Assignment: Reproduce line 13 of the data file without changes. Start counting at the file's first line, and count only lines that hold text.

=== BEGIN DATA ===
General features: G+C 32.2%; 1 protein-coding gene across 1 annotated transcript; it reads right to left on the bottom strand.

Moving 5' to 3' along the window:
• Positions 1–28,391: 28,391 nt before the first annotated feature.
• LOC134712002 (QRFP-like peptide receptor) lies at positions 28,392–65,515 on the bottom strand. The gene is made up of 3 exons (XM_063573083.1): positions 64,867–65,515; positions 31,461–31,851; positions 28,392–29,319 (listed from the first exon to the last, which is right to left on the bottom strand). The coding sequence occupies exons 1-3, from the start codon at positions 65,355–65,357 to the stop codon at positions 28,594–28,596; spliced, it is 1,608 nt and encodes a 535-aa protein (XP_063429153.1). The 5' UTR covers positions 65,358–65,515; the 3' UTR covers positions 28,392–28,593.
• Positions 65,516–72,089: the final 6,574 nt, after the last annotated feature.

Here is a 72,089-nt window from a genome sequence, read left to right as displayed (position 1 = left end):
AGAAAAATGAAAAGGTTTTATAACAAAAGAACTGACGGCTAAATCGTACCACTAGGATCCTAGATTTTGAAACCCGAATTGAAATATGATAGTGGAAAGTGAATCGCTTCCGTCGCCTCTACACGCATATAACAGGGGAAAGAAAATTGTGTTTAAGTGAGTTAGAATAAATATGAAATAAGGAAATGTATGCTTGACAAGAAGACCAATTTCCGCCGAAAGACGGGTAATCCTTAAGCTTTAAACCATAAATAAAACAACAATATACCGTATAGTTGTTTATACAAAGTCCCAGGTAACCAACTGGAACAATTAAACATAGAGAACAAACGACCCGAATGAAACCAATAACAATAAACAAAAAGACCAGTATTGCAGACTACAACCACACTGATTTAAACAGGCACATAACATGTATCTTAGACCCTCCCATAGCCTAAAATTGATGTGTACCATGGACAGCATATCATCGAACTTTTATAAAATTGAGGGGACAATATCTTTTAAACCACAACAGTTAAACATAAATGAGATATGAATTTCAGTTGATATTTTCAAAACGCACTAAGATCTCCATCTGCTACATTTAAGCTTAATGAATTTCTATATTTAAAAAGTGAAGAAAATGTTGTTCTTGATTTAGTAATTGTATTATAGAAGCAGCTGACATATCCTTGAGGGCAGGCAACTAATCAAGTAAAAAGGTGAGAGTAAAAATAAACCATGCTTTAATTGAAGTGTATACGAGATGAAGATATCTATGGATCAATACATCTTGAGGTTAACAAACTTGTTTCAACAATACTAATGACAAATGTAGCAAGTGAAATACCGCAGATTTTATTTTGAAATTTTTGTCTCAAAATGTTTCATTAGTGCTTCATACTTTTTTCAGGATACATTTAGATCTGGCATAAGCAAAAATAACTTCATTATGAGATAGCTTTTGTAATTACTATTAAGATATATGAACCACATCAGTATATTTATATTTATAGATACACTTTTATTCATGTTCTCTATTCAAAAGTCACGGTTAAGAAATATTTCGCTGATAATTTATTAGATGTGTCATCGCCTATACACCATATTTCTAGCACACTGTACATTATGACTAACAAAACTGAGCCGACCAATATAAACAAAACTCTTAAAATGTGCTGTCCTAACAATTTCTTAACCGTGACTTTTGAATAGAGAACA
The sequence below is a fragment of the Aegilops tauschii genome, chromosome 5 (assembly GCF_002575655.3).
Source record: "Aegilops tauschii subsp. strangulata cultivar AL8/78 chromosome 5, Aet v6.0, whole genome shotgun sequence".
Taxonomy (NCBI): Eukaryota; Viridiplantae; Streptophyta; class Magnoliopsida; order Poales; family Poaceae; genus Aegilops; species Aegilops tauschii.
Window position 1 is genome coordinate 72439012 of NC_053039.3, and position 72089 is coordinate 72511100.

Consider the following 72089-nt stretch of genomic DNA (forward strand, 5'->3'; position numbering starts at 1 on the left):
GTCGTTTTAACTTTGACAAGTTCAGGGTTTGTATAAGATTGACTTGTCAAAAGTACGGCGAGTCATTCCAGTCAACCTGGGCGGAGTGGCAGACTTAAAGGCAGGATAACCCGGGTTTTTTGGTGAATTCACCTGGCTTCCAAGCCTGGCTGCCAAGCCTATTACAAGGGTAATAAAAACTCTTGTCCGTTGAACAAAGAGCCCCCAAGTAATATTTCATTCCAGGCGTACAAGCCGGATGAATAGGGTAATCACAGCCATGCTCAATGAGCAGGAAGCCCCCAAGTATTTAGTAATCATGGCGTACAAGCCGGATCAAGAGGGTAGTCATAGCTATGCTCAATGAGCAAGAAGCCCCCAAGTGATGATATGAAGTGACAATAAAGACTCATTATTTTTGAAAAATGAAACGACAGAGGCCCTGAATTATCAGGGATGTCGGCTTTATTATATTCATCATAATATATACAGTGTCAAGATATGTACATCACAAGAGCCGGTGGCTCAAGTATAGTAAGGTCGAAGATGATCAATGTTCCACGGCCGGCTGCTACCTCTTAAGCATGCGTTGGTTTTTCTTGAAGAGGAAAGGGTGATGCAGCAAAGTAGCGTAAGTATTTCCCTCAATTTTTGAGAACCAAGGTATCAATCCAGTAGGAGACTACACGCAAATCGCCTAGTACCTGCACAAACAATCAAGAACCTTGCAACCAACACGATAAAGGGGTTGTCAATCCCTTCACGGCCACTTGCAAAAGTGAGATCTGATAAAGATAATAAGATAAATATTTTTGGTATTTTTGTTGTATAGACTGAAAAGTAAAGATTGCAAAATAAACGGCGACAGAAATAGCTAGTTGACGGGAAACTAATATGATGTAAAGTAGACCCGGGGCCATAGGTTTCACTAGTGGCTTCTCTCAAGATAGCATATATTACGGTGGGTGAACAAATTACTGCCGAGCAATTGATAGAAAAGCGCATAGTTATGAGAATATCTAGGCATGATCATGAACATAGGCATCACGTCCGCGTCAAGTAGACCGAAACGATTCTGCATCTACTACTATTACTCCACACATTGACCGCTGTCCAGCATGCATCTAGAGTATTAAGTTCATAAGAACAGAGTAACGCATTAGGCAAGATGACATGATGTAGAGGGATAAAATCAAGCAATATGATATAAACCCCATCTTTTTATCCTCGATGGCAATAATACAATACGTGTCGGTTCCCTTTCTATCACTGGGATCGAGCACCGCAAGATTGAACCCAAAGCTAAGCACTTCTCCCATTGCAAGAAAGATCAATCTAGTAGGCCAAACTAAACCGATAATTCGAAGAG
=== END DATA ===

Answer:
GTCGTTTTAACTTTGACAAGTTCAGGGTTTGTATAAGATTGACTTGTCAAAAGTACGGCGAGTCATTCCAGTCAACCTGGGCGGAGTGGCAGACTTAAAGGCAGGATAACCCGGGTTTTTTGGTGAATTCACCTGGCTTCCAAGCCTGGCTGCCAAGCCTATTACAAGGGTAATAAAAACTCTTGTCCGTTGAACAAAGAGCCCCCAAGTAATATTTCATTCCAGGCGTACAAGCCGGATGAATAGGGTAATCACAGCCATGCTCAATGAGCAGGAAGCCCCCAAGTATTTAGTAATCATGGCGTACAAGCCGGATCAAGAGGGTAGTCATAGCTATGCTCAATGAGCAAGAAGCCCCCAAGTGATGATATGAAGTGACAATAAAGACTCATTATTTTTGAAAAATGAAACGACAGAGGCCCTGAATTATCAGGGATGTCGGCTTTATTATATTCATCATAATATATACAGTGTCAAGATATGTACATCACAAGAGCCGGTGGCTCAAGTATAGTAAGGTCGAAGATGATCAATGTTCCACGGCCGGCTGCTACCTCTTAAGCATGCGTTGGTTTTTCTTGAAGAGGAAAGGGTGATGCAGCAAAGTAGCGTAAGTATTTCCCTCAATTTTTGAGAACCAAGGTATCAATCCAGTAGGAGACTACACGCAAATCGCCTAGTACCTGCACAAACAATCAAGAACCTTGCAACCAACACGATAAAGGGGTTGTCAATCCCTTCACGGCCACTTGCAAAAGTGAGATCTGATAAAGATAATAAGATAAATATTTTTGGTATTTTTGTTGTATAGACTGAAAAGTAAAGATTGCAAAATAAACGGCGACAGAAATAGCTAGTTGACGGGAAACTAATATGATGTAAAGTAGACCCGGGGCCATAGGTTTCACTAGTGGCTTCTCTCAAGATAGCATATATTACGGTGGGTGAACAAATTACTGCCGAGCAATTGATAGAAAAGCGCATAGTTATGAGAATATCTAGGCATGATCATGAACATAGGCATCACGTCCGCGTCAAGTAGACCGAAACGATTCTGCATCTACTACTATTACTCCACACATTGACCGCTGTCCAGCATGCATCTAGAGTATTAAGTTCATAAGAACAGAGTAACGCATTAGGCAAGATGACATGATGTAGAGGGATAAAATCAAGCAATATGATATAAACCCCATCTTTTTATCCTCGATGGCAATAATACAATACGTGTCGGTTCCCTTTCTATCACTGGGATCGAGCACCGCAAGATTGAACCCAAAGCTAAGCACTTCTCCCATTGCAAGAAAGATCAATCTAGTAGGCCAAACTAAACCGATAATTCGAAGAG